Thursday, April 14, 2011

Types Of Students

10th April is being called ‘Judgement Day’ for IIT aspirants. Given the number of aspirants, this dramatic nickname seems almost un-dramatic. On that day, dreams will be shattered and only a few will emerge victorious. It’s the same with all the AIIMS aspirants. With fewer seats than in IIT, AIIMS is almost unavailable for perhaps 99% students. For every student, the month gone by and the next are crucial, not just for their careers but also for their life- they will, for the first time, know what it’s like to be in an intense competition with real stakes.
In such a scenario, anybody would ask- What exactly does it take for one to make it?
Unfortunately, I still don’t have the answer. But over the years, I have noticed that there are certain types of students. They have their own unique way of doing things, of preparing for tests and thinking of tests. Here is a list of five types of students:
Type 1: The Perfect Kids
If you’re in high school and belong to the second tier of acabemically brilliant students, you will probably spend your teenage years wanting to kill the perfect kids in their sleep. They are perfect as far as academics is concerned. Wen students come from 10th to 11th and the difficult course makes them forget their grades from their Board Exam, these kids, in some curious way, perform the same way in exams as they did in 10th. They never score less than 90% when the others are horrified by how hard academics has gotten. But still, they somehow never seem joyless. They are not necessarily bookworms with big glasses but they still perform like one.
Type 2: The Disciplinarians
If you don’t belong to Type 1, your route to academic success has to be through discipline. You must wake up at five, set time tables and stick to them, decide a precise number of hours for entertainment and perhaps focus less on friends. Sometimes, I think Type I and the disciplinarians are one and the same, except that the perfect kids do a good job at hiding their bookish nature. Unfortunately, the disciplinarians don't always come out right on top, and so, people think they are losers for having worked so hard.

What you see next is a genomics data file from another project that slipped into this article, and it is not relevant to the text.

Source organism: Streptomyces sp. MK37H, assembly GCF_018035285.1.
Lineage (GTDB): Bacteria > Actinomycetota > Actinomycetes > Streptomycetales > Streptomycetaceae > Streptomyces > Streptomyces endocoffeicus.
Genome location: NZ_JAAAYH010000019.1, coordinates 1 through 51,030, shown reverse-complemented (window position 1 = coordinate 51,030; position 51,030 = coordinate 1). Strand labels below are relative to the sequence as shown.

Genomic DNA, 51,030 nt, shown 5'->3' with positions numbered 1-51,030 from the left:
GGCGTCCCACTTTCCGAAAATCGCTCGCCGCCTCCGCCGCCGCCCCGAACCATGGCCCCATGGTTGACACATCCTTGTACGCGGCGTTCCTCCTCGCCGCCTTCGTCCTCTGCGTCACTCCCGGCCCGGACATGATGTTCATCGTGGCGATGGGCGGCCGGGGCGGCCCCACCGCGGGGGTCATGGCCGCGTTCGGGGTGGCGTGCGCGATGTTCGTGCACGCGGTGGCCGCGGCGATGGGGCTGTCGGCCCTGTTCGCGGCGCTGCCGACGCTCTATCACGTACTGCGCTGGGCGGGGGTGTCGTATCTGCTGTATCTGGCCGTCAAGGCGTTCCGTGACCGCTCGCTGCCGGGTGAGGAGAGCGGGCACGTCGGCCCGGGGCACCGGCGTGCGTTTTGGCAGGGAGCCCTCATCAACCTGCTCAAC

Type 3: The Scientists
This is a rare breed of Science students who weren’t known for their marks until they came to eleventh. That’s because they are scientists by nature and couldn’t do well with the complusion of subjects like English and Social Science till tenth. There are people who still believe that Maths and Science are the real subjects that matter and that anyone can handle the rest, but the truth is that Arts subjects are hard too and some people are really bad at them. But as soon as these kids are done with their tenth Boards, they go from average students to fantastic students.
Type 4: The Artistic Souls
These are even rarer. The biggest mistake they can make is to take Science after tenth Boards because Science truly is not their natural inclination. They are mostly intelligent and so manage to stay in the list of top students, but they never come to the top because they, after all, are not cut-out for Maths and Science.

Type 5: The Happy-Go-Lucky
Their books come out of their bags only before exams. Their phlosophy in life is simple- All they have to do is be happy. They live in the moment. Entrances tests don’t cross their minds till they are staring them at the face. They are easy to spot. Just look out for the school pranksters and when you see their report cards, you’ll see that I’m right.

The irony is that most children grow up to be equally happy. The Perfect Kids get into prestigous institutions and lead the lfe we all dreamt of. The disciplinarians make amazing employees and could quite easily overtake the perfect kids.  The country is in need of the true scientists. The artists have a long road ahead of them if they decide to become what they were perhaps originally intended to be, but if they don’t make it, they’ll always be happy they had a back-up plan. The happy-go-lucky students may not get into the best colleges, but who in the world can prove that their life in total doesn’t turn out to be just as fine as the others. So now, it’s time to embrace who you or your child is and just take one exam after the other in a relaxed manner. Chances are, you’re going to end up being happy no matter how you fare.

Friday, April 8, 2011

For Sale: Baby Shoes, Never Worn

Yesterday, while shopping for shoes, I was reminded of a story my teacher once told me. It was about an illegal immigrant from Bangladesh who was a domestic help’s daughter. At thirteen, she rode a train for the first time, something I had done at two. She didn’t know what an airplane looked like up close or on the inside. She earned for a pair of shoes. She had never owned a pair, but looking at the feet of all the people who walked through the streets of the big city made her want one. Finally, some generous person her mother worked for gave her a pair.  When she got her first train ride to Kolkata, right after she took her place and the train and the train whistled off, she took off her shoes and sat on them. She wouldn’t wear them for they might get dirty and she wouldn’t keep them on the floor since she thought her Rs. 50 chappals would get stolen. Somehow, I was reminded of Ernest Hemmingways’s infamous six-word short story: ‘For sale: baby shoes, never worn’.